Jeff Gordon (NASCAR)

“If they were in our cars it would be very similar. If we were in their cars it would be very similar.”
Kasey Kahne (NASCAR)

“There are attributes that previous drivers can bring that would make us better. On the other hand I think there are some attributes that this generation could bring too.”
Jeff Burton (NASCAR)

“We probably don’t have as many reservations as drivers in the past have.”
John Fogarty (Grand Am)

“Today a lot of the drivers are just that, drivers.”
Jack Beckman (NHRA)


  
Do drivers today need more skills than drivers decades ago?
Richard Petty (NASCAR Legend)
"No, no, I don't think the skill level or the things that it took to get around the racetrack and all of this kind of stuff, I think that probably looking back that maybe the drivers of the older age, maybe adjusted to track conditions and stuff a little bit better maybe than they do today, because on the radios they keep talking to the crew chiefs that it's not loose or not sticking and no traction and the guys, say, okay, we'll fix it when you can make the next pit stop.

"When we started the race, that was it. If you was in a 500-mile race, there was nothing you could do to the car. So the driver had to adapt to whatever circumstances his car was. And these guys today, they fix it before they really adapt, because there's no need to adapt to what I've got, because we're going to make a pit stop and change it and it's going to be different anyway.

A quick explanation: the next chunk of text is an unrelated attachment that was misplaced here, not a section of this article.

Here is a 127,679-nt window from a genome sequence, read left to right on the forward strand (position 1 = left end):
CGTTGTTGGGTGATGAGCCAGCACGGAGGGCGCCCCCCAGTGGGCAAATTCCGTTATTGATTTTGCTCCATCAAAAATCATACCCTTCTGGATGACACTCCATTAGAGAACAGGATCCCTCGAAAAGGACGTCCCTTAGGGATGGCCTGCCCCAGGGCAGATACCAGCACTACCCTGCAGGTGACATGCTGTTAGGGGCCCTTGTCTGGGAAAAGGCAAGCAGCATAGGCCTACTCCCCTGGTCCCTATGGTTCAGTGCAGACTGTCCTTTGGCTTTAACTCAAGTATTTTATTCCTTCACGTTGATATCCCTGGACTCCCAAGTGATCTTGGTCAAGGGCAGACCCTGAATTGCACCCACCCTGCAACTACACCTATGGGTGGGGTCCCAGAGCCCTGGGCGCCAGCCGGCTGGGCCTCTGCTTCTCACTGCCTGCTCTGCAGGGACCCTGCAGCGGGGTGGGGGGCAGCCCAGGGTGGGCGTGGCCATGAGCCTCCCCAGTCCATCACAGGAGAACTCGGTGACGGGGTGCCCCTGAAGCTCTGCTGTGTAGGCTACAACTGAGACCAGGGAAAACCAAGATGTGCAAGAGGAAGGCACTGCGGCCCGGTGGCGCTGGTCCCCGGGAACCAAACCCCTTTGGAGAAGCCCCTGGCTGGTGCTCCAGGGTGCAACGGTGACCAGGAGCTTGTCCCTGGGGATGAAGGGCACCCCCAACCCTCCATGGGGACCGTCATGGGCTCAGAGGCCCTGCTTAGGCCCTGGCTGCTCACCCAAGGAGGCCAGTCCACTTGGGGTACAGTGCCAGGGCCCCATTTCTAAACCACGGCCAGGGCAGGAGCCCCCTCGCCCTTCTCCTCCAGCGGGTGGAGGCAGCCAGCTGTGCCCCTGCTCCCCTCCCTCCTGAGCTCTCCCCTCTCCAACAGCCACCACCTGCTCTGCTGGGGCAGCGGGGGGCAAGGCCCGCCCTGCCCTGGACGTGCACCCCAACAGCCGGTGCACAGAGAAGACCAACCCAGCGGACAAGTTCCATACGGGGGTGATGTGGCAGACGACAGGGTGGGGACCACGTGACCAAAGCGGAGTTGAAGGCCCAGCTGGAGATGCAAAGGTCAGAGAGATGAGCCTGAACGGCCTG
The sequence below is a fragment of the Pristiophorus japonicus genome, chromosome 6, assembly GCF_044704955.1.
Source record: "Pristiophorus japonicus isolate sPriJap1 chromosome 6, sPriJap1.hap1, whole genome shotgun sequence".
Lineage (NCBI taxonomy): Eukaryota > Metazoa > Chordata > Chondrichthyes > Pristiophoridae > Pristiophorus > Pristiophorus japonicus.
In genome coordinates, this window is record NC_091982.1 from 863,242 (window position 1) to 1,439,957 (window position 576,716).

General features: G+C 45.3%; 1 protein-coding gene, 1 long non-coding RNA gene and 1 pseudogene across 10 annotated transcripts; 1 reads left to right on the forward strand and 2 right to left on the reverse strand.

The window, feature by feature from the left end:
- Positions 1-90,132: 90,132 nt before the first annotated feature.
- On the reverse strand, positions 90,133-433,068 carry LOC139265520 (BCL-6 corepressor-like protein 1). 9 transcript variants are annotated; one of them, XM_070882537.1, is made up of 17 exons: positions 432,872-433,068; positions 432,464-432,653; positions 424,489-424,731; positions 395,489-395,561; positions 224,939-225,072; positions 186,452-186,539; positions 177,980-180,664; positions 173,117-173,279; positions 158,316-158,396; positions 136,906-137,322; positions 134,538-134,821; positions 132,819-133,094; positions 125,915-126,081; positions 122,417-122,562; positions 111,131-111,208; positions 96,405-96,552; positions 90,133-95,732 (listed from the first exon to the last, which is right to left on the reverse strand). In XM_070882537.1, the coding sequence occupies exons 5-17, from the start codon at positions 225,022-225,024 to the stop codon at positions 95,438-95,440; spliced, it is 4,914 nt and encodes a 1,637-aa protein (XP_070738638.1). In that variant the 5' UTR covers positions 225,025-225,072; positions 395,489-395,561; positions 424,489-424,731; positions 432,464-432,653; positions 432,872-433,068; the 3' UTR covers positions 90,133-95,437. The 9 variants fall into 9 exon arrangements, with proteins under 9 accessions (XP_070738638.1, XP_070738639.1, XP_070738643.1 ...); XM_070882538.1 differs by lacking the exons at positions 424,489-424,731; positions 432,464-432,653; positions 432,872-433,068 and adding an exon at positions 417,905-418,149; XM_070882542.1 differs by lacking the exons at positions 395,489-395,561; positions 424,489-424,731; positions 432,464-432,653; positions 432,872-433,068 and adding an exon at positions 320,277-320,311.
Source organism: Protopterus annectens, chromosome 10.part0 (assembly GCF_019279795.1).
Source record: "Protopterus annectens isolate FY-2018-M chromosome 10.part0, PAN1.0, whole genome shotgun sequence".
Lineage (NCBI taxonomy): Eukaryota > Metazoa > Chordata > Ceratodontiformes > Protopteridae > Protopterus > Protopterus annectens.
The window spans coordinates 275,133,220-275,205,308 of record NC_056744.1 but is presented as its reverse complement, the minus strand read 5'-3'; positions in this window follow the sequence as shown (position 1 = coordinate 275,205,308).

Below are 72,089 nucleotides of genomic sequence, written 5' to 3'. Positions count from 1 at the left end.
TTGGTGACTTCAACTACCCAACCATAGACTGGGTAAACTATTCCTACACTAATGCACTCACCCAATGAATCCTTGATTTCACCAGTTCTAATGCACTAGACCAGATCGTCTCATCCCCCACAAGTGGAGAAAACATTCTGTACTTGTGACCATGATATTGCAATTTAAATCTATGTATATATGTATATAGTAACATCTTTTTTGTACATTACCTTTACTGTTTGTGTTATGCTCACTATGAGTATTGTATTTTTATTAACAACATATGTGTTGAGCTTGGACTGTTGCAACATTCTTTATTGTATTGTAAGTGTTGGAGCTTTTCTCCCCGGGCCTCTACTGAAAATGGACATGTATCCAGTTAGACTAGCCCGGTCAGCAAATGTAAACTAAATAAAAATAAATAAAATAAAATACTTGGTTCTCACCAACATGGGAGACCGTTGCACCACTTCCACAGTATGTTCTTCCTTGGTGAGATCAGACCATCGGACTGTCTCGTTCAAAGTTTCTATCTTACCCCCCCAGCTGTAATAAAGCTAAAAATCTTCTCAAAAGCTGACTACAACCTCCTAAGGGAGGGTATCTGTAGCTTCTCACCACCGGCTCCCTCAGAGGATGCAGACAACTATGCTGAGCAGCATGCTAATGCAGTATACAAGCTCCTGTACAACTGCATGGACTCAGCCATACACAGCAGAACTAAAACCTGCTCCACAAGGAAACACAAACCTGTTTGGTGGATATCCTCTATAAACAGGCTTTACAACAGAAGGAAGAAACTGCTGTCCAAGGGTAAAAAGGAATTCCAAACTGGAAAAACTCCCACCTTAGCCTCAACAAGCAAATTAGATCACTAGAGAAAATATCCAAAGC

"Plus, a lot of these drivers now while listening to their spotters. We didn't have spotters. We didn't have radios. We had a blackboard, and you had to run down the Speedway at Daytona and try to figure out which blackboard was yours. Those were the skills that we had at that particular time. Those guys have skills to find their spotters and find out what the competition is doing. That part of it is a little bit doing.

"But as far as turning that steering wheel and being able to get the most out of the car, that part has not changed."


Dale Earnhardt Jr.(NASCAR's Most Popular Driver)

“No, I don't think so. I think the cars, from the '70s and even before that, were more difficult to drive, for sure, more challenging to drive. So I think it took quite a unique person to be able to make that work, so... I would say that David Pearson, Cale Yarborough, Richard Petty, those guys would be able to give us one hell of a run for our money today, and we would find it quite a challenge to keep up with 'em back in the '60s and '70s if they were to put us in those cars.”


Jeff Gordon (NASCAR Champion)